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Back Pain


Back pain is a very common condition that causes severe discomfort and disrupts your day-to-day work. Initially, it was considered that back pain only occurs in old age, but studies have shown that young adults can be affected by it as well. Mild to moderate back pain is manageable, but severe back pain can severely affect your physiological and mental health. Back pain can occur in any region of your back, including the neck, middle back, and lower back. Pain originating from the back can also radiate to other body parts.


There are multiple causes of back pain. It can occur due to mechanical, degenerative, inflammatory, infectious, or oncological reasons. In certain cases, the exact cause of back cannot be identified as it can be due to more than one factor. Mechanical injury of the spinal cord, muscle spasms, or rupture of the ligaments in the back can cause mild to moderate back pain. Irregular sitting posture is also another cause of back pain. Traumatic injury of the spinal cord or back muscles can cause long-lasting back pain even after the damage has been repaired. Pregnancy can also cause severe back pain, especially in older mothers.
Degenerative disk disease is a major cause of back pain which occurs a soft gel-like pad between the disks of your spinal cord ruptures. This leads to compression of the spinal nerves in the affected region. Most commonly, it occurs in the lower back region. Other degenerative diseases that cause pack pain include spondylosis, spondylolisthesis, spinal stenosis, etc. Sciatica is another common type of back pain that occurs due to a herniated or ruptured disc.
Infectious and inflammatory causes can also cause severe back pain, which can increase if accompanied by postural or structural abnormality. Osteomyelitis, arthritis, lupus, shingles, or infections of other organs such as kidneys, urinary bladder, etc., can cause back pain. A benign or malignant tumor of an abdominal organ that compresses spinal nerves can be another causative factor. In some cases, a tumor of nerves itself can lead to back pain.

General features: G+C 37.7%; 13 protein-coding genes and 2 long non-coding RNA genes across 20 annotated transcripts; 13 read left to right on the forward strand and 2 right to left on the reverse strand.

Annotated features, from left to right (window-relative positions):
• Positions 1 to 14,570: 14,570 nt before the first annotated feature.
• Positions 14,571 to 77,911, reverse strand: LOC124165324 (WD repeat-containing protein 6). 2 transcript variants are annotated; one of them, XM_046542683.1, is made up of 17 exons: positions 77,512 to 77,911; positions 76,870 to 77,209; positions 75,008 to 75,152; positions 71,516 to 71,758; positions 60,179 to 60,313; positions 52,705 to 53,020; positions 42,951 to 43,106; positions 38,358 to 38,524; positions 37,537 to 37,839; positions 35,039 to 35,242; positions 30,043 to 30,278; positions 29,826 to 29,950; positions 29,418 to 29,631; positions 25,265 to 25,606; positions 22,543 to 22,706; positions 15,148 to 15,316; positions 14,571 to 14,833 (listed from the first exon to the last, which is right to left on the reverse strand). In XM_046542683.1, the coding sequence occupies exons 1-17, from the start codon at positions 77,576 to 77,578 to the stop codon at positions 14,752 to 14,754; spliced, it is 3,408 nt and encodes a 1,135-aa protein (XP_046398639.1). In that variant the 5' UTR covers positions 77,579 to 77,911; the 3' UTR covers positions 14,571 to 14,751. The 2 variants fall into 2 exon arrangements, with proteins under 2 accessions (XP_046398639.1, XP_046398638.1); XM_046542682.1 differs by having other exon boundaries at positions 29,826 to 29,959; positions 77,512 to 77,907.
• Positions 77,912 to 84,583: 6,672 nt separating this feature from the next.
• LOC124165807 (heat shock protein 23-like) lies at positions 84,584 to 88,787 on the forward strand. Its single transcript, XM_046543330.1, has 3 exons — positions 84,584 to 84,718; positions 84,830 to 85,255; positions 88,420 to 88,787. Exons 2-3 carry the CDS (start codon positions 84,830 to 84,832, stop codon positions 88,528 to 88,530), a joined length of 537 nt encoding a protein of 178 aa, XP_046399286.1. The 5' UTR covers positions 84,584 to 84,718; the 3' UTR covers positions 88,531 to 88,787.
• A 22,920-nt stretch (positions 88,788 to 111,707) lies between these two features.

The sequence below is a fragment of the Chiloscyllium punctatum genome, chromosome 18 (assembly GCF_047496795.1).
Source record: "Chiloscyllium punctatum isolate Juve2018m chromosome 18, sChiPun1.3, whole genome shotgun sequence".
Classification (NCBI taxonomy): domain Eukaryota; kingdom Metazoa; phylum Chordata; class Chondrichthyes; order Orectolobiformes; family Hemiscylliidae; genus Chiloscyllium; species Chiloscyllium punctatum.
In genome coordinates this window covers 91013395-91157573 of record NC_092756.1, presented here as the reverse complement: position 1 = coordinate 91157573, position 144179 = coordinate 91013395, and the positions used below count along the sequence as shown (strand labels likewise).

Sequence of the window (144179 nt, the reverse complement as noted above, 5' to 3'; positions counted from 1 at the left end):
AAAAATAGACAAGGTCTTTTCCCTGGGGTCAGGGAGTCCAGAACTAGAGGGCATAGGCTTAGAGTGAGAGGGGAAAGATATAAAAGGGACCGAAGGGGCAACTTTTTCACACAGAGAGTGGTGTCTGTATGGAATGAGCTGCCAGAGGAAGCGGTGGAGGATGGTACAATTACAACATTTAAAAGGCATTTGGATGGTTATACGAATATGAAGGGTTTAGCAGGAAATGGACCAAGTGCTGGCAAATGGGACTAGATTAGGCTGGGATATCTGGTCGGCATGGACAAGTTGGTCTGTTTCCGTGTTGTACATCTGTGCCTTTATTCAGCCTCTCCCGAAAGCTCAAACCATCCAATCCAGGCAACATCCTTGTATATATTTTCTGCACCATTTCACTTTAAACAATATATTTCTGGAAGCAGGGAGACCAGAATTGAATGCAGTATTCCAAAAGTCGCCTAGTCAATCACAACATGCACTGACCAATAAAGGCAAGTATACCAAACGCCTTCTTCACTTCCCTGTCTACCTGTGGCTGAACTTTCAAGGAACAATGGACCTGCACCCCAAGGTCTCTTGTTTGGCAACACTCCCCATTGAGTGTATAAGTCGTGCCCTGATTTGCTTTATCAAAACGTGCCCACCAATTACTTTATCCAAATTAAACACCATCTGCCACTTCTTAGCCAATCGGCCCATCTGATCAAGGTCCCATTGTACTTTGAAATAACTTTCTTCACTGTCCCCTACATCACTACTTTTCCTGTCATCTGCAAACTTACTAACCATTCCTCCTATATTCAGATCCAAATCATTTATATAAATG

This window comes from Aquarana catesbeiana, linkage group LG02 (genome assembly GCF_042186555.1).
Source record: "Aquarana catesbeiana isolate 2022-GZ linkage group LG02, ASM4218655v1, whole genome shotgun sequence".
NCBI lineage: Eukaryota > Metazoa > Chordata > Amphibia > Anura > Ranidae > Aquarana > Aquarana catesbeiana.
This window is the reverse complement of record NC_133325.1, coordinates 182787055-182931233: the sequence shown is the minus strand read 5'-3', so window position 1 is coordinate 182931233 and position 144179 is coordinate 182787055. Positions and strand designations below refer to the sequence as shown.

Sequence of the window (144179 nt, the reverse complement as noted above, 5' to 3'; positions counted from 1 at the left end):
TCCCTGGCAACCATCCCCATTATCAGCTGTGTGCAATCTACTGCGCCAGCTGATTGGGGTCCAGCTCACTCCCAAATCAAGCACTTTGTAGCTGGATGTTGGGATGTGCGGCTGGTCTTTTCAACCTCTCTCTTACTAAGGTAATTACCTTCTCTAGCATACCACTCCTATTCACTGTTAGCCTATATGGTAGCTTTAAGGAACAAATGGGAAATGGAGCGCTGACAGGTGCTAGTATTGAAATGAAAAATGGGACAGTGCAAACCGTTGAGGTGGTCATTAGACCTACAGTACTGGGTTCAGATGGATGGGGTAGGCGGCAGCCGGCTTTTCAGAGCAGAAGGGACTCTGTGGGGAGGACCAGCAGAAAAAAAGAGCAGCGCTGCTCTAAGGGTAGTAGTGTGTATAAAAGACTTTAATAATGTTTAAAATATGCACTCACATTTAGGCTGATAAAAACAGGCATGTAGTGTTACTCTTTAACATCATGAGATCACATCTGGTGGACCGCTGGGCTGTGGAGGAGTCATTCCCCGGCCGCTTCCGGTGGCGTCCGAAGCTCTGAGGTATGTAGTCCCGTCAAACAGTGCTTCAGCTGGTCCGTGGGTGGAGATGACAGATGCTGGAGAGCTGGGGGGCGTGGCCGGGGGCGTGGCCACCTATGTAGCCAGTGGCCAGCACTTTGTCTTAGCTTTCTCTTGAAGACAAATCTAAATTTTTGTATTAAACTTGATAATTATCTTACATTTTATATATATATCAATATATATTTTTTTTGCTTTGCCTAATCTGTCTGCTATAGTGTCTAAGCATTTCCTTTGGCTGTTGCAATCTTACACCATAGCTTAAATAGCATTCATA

Risk Factors And Epidemiology

Aging is one of the major risk factors associated with back pain. Degeneration of spinal discs and weakening bones can increase the risk of back pain as you age. Another major risk factor for back pain is irregular posture. Standing for long hours, sitting in a hunched position for a long duration, or sleeping in an irregular position can cause long-term back pain, even in young adults. Strenuous exercises or lifting heavy weights can also increase the risk of causing mechanical injury to your spine. On the contrary, a complete lack of physical activity, increasing weight, or adopting a sedentary lifestyle can also increase your tendency to develop back pain at an early age. Psychological factors such as stress, anxiety, depression have also been noticed as contributing factors. Other risk factors may include genetic, pathologic, or cancerous diseases.
Back pain can occur at any age, but the majority of the individuals affected by back pain are over 40 years of age. It is more prevalent among males than females. It has also been observed that back pain occurs more commonly in smokers than non-smokers, the exact cause of which hasn’t been identified yet.

Signs and Symptoms